Our History

Independent Arts became a registered charity in 1987, but its origins go back even further. Carol Martys established Independent Arts, was its first Director, and remains a patron of the charity. Here, she recounts how it all started:

"I had initiated a drama group at Parkhurst prison in 1983 with scriptwriter Ray Allen [who wrote the TV series Some Mothers Do 'Ave 'Em]. The Hampshire and Isle of Wight Arts officer came over to the island to see the work and asked me to chair a committee for an enterprise he was setting up on the mainland called Solent Arts.

At the same time, Hugh Harrison received finance from Community Service Volunteers (CSV) to set up a project on the Island. It was called Blow Your Own Trumpet. I was offered the position of Director. It involved training musicians, artists, dancers and others to teach and entertain the elderly, and adults with learning disabilities, in both the state and private residential homes. These were the areas most in need of creative facilities. Its success was reflected by CSV allocating a second year’s funding.

By the time Blow Your Own Trumpet finished, Independent Arts was up and running. Broadcaster Khalid Aziz became our first Chairman; Hugh Harrison, Tim Neale (then head of Radio Solent), and our own Island MP at the time, Baron Ross of Newport, were among the Trustees and Lord Mottistone was our President.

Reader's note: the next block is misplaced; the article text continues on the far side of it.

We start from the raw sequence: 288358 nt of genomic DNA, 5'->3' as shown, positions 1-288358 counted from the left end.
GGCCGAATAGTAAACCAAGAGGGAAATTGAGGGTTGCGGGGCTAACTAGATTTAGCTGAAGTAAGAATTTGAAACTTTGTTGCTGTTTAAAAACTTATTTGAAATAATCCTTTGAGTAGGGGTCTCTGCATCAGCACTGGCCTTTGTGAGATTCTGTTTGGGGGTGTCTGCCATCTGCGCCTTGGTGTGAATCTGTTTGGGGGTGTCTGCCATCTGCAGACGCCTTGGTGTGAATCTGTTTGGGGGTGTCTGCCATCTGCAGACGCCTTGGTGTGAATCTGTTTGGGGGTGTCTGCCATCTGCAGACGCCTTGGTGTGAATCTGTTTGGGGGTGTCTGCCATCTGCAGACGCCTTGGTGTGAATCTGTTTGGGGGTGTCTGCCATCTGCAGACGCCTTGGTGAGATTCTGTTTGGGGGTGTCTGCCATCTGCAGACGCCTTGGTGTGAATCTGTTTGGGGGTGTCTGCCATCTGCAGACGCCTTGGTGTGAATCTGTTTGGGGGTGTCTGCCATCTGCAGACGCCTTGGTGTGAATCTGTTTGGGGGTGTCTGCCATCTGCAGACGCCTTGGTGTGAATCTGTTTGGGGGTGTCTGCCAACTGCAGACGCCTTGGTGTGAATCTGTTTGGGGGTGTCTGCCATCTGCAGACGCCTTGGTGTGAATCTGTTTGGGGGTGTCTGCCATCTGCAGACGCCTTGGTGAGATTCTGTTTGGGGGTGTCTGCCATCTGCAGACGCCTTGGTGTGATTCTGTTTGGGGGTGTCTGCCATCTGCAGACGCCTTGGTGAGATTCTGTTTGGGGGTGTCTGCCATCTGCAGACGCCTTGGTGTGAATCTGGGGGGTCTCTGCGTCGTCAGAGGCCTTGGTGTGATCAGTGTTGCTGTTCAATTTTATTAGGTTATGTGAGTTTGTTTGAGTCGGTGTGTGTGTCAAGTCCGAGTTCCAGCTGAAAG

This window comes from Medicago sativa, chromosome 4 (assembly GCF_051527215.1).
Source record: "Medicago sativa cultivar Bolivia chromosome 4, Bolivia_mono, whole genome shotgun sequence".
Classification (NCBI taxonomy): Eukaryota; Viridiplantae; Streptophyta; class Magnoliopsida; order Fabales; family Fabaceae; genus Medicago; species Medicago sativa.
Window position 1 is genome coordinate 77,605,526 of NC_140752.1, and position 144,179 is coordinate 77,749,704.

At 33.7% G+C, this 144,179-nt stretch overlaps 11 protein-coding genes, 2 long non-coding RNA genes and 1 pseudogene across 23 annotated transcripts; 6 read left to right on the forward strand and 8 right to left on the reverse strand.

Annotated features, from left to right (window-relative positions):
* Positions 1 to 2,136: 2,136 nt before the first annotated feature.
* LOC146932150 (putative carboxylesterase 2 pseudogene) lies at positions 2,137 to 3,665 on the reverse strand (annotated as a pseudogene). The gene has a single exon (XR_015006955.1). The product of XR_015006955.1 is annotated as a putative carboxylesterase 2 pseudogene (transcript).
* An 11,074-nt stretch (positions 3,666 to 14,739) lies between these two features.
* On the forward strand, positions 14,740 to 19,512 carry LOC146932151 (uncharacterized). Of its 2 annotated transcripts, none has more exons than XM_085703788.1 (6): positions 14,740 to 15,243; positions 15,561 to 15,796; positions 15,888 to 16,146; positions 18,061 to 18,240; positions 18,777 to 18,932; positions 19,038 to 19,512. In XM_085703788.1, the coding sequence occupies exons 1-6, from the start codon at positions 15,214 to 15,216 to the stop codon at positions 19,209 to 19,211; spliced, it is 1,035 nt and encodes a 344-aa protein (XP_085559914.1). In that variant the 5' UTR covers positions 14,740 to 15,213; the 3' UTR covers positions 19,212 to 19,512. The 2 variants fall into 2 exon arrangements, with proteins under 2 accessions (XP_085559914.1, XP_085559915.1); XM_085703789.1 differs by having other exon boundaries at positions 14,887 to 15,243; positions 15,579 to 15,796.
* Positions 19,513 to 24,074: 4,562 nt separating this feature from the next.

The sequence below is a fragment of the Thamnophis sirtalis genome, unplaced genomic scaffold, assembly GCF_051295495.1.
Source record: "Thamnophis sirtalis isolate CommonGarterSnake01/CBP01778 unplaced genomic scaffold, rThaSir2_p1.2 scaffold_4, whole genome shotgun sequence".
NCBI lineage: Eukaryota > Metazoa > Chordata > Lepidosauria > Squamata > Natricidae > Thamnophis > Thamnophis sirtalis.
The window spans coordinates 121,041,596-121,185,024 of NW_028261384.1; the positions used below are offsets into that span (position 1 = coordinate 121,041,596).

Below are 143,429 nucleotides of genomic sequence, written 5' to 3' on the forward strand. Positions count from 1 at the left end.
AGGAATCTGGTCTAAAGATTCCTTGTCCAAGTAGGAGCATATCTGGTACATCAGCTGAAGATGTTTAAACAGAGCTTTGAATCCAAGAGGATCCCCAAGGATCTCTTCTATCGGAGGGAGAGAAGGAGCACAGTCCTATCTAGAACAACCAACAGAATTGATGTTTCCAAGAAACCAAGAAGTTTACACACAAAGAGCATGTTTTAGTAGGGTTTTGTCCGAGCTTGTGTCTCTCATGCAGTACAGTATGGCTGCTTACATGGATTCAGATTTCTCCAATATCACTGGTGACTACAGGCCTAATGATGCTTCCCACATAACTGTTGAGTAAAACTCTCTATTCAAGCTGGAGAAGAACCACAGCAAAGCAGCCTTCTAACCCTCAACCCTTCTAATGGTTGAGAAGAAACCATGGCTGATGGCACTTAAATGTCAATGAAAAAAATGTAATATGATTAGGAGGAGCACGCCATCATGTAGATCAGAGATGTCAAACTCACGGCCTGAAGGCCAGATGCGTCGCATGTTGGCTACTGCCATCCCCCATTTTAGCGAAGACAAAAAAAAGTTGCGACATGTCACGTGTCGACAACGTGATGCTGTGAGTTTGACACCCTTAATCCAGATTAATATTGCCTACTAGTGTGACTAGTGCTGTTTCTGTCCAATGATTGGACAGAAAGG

In 1987 Independent Arts became a Registered Charity.

As the work expanded, we were able to employ a music and an art manager. As for an office, originally we were working from my home, then with BYOT, at the Quay Arts; then we moved to Whitecroft hospital where we had an enormous ward to ourselves. Finally, we were able to have our own place. Actress Sheila Hancock, who used to support me in my prison work, opened the premises for us.

Unfortunately, due to personal circumstances, I had to relinquish my position as Director but Anthony Minghella, who also supported my prison work, managed to get a large grant from Red Nose Day which enabled the charity to employ a back-up team.

Our slogan in those early days was "Something to look forward to" which we felt – and I still do – is every person’s right.

I feel very proud that an idea I had has lasted for over a quarter of a century – but also very humble that a team of dedicated people made it happen."

Carol Martys, 2012

Carol Martys

Carol Martys, founder and patron